Free Xanana Gusmão

c. 1995

Donated by Anne Picot

Museum of Australian Democracy collection

In November 1992 East Timorese resistance leader Xanana Gusmão was captured and imprisoned by the Indonesian government. In May 1993 he was tried and found guilty of rebellion, illegal possession of firearms and attempting to separate part of the territory of Indonesia. His sentence of life imprisonment was commuted to 20 years by Indonesian President Suharto in August 1993. However, Gusmão continued to serve as a symbol of hope from inside prison, leading the resistance until his release in 1999.

In May 1999 the Indonesian and Portuguese governments announced they would hold a referendum on 30 August 1999 to decide on the future of East Timor. Voters rejected the offer of East Timor becoming an autonomous province within Indonesia, and voted overwhelmingly in favour of independence. In retaliation, Indonesian military and Indonesia-backed paramilitaries carried out a campaign of violence and terrorism, leaving up to 1,000 people dead and forcing a quarter of the population to flee, mostly to West Timor. Sanctioned by the United Nations, the Australian-led International Force for East Timor (INTERFET) was deployed to the capital, Dili, in September 1999 to restore order to the region.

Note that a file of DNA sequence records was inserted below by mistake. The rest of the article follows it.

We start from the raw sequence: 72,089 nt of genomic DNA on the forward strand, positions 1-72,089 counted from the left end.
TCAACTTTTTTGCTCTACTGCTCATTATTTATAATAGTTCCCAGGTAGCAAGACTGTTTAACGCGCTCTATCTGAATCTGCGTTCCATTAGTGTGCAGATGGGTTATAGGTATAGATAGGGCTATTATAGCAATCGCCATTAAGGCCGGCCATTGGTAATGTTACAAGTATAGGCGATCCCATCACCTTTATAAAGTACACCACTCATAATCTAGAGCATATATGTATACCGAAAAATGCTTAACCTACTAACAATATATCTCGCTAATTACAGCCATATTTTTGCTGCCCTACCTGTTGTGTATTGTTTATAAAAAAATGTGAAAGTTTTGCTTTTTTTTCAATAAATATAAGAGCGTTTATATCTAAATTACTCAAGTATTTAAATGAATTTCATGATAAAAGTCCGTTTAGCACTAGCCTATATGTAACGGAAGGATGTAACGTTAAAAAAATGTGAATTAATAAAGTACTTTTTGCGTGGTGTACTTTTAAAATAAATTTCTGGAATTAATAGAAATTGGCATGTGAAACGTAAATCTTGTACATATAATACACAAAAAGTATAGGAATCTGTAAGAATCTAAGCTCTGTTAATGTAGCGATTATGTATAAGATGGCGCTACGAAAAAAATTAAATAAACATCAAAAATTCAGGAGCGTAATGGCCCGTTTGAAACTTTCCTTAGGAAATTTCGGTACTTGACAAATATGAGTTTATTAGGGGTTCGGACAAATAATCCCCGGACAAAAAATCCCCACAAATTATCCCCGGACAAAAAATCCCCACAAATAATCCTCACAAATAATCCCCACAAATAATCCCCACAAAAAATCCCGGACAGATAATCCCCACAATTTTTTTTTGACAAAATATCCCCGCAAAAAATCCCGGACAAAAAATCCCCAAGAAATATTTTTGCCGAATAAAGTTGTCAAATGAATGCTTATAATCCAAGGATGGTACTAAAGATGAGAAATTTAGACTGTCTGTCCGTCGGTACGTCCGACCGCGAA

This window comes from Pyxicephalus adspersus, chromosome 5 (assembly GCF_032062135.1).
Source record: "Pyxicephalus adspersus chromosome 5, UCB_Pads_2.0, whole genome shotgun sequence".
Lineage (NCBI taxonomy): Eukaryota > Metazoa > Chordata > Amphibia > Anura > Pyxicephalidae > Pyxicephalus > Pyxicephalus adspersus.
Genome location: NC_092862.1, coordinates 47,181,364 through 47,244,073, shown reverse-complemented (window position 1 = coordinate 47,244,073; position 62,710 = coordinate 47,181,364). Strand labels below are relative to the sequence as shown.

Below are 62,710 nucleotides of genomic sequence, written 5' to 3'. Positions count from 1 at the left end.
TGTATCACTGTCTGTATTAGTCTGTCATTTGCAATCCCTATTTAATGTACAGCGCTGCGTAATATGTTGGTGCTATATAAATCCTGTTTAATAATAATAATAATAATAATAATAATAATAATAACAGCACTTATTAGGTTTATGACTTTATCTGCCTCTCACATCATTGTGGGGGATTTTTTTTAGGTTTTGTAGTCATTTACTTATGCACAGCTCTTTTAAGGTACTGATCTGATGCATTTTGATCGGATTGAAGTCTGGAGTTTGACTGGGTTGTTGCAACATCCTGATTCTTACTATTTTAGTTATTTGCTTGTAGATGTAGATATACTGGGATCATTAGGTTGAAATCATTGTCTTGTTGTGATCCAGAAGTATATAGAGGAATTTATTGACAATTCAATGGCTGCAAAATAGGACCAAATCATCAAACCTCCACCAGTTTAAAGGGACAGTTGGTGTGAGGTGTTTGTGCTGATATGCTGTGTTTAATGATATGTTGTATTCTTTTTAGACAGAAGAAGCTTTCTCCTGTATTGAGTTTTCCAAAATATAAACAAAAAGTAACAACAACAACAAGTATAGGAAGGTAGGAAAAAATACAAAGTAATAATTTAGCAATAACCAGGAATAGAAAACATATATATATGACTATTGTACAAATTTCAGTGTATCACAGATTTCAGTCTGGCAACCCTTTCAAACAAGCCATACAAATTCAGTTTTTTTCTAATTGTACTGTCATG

The United Nations Transitional Administration in East Timor was established in October 1999 and administered the region until East Timor formally became independent on 20 May 2002. Xanana Gusmão was sworn in as the country’s first President.